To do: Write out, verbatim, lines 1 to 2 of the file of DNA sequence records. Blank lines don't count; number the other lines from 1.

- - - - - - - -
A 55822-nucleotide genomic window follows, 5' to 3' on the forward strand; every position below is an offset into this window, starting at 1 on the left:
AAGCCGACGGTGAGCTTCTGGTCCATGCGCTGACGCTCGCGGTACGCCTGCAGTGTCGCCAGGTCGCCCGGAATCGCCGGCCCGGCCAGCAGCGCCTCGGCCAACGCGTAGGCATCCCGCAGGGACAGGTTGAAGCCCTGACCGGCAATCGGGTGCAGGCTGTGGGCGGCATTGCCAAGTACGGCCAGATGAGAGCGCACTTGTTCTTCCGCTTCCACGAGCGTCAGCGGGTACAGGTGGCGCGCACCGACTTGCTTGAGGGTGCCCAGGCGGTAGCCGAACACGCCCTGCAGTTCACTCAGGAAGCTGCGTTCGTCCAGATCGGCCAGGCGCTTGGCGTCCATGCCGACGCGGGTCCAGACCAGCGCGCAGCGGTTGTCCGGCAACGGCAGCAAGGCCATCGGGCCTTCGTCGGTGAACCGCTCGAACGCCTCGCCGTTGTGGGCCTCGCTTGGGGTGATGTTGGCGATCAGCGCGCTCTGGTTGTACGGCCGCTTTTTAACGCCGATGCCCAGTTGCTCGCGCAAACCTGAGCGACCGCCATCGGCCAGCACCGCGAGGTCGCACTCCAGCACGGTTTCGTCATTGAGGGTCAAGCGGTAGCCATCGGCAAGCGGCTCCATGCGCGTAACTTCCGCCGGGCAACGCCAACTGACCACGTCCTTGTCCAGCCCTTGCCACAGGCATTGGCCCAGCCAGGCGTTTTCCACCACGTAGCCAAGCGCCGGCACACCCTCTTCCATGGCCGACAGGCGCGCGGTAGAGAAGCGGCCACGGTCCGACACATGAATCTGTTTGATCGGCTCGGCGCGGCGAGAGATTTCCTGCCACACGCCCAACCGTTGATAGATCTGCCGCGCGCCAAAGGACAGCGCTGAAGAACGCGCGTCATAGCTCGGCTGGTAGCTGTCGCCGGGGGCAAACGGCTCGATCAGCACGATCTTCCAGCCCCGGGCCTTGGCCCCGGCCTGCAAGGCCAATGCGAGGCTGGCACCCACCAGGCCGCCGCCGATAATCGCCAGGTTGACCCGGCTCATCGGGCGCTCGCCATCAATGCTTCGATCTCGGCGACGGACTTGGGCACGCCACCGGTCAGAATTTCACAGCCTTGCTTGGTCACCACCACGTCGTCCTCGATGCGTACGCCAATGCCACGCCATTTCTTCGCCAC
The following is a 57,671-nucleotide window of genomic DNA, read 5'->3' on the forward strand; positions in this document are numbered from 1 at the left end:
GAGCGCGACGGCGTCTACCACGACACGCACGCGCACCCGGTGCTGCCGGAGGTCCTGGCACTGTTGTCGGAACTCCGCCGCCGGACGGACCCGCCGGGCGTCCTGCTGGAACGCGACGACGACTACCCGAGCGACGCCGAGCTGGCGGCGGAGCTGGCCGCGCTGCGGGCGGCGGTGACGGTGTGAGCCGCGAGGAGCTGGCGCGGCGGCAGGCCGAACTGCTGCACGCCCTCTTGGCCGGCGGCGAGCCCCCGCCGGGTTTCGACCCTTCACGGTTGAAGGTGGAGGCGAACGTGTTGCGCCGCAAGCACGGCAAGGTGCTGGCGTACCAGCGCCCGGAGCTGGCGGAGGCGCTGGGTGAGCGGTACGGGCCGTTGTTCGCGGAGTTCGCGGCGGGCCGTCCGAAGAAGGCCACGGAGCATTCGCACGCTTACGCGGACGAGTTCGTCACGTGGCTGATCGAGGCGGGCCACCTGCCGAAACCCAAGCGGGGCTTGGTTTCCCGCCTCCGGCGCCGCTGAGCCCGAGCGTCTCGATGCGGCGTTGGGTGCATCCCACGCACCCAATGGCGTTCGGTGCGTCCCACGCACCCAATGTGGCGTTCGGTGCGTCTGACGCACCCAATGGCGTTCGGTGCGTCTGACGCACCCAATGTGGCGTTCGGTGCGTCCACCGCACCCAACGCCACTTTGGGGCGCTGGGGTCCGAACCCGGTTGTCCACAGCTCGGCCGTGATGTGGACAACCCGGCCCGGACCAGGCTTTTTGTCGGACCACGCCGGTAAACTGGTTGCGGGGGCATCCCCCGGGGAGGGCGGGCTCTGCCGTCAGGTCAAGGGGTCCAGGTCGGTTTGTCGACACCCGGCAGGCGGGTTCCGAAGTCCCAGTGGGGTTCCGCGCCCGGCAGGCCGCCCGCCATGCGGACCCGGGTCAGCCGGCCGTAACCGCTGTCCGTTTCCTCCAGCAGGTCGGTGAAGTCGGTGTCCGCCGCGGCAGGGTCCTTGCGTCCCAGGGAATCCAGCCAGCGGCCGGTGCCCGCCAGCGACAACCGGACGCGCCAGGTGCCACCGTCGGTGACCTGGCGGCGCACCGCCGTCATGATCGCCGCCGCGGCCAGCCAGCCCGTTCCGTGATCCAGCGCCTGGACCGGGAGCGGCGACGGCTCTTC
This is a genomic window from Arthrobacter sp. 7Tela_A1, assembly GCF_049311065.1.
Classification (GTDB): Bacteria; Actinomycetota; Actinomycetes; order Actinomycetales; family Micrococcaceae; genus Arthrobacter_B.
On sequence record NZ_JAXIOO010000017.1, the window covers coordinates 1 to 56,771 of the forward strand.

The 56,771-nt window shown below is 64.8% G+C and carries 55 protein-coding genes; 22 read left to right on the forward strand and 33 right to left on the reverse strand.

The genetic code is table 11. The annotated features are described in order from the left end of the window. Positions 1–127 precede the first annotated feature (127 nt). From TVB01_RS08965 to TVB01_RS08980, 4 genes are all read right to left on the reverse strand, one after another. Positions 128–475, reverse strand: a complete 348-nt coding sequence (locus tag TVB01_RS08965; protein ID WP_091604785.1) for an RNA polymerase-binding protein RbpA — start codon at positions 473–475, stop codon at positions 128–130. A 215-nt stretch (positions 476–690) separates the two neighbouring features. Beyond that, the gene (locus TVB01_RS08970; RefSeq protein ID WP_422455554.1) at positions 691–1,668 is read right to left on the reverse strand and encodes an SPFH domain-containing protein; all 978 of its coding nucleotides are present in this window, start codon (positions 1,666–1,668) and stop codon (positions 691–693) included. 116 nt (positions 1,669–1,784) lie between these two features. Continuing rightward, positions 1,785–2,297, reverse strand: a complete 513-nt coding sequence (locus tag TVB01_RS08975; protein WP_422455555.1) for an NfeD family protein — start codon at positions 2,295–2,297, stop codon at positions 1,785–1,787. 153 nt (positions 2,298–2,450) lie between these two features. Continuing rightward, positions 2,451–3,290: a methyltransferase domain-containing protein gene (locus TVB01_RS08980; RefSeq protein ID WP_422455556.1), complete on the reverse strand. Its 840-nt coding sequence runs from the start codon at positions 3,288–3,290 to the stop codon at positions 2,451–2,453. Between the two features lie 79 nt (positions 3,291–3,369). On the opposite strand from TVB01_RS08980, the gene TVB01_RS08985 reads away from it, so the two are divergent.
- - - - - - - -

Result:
A 55822-nucleotide genomic window follows, 5' to 3' on the forward strand; every position below is an offset into this window, starting at 1 on the left:
AAGCCGACGGTGAGCTTCTGGTCCATGCGCTGACGCTCGCGGTACGCCTGCAGTGTCGCCAGGTCGCCCGGAATCGCCGGCCCGGCCAGCAGCGCCTCGGCCAACGCGTAGGCATCCCGCAGGGACAGGTTGAAGCCCTGACCGGCAATCGGGTGCAGGCTGTGGGCGGCATTGCCAAGTACGGCCAGATGAGAGCGCACTTGTTCTTCCGCTTCCACGAGCGTCAGCGGGTACAGGTGGCGCGCACCGACTTGCTTGAGGGTGCCCAGGCGGTAGCCGAACACGCCCTGCAGTTCACTCAGGAAGCTGCGTTCGTCCAGATCGGCCAGGCGCTTGGCGTCCATGCCGACGCGGGTCCAGACCAGCGCGCAGCGGTTGTCCGGCAACGGCAGCAAGGCCATCGGGCCTTCGTCGGTGAACCGCTCGAACGCCTCGCCGTTGTGGGCCTCGCTTGGGGTGATGTTGGCGATCAGCGCGCTCTGGTTGTACGGCCGCTTTTTAACGCCGATGCCCAGTTGCTCGCGCAAACCTGAGCGACCGCCATCGGCCAGCACCGCGAGGTCGCACTCCAGCACGGTTTCGTCATTGAGGGTCAAGCGGTAGCCATCGGCAAGCGGCTCCATGCGCGTAACTTCCGCCGGGCAACGCCAACTGACCACGTCCTTGTCCAGCCCTTGCCACAGGCATTGGCCCAGCCAGGCGTTTTCCACCACGTAGCCAAGCGCCGGCACACCCTCTTCCATGGCCGACAGGCGCGCGGTAGAGAAGCGGCCACGGTCCGACACATGAATCTGTTTGATCGGCTCGGCGCGGCGAGAGATTTCCTGCCACACGCCCAACCGTTGATAGATCTGCCGCGCGCCAAAGGACAGCGCTGAAGAACGCGCGTCATAGCTCGGCTGGTAGCTGTCGCCGGGGGCAAACGGCTCGATCAGCACGATCTTCCAGCCCCGGGCCTTGGCCCCGGCCTGCAAGGCCAATGCGAGGCTGGCACCCACCAGGCCGCCGCCGATAATCGCCAGGTTGACCCGGCTCATCGGGCGCTCGCCATCAATGCTTCGATCTCGGCGACGGACTTGGGCACGCCACCGGTCAGAATTTCACAGCCTTGCTTGGTCACCACCACGTCGTCCTCGATGCGTACGCCAATGCCACGCCATTTCTTCGCCAC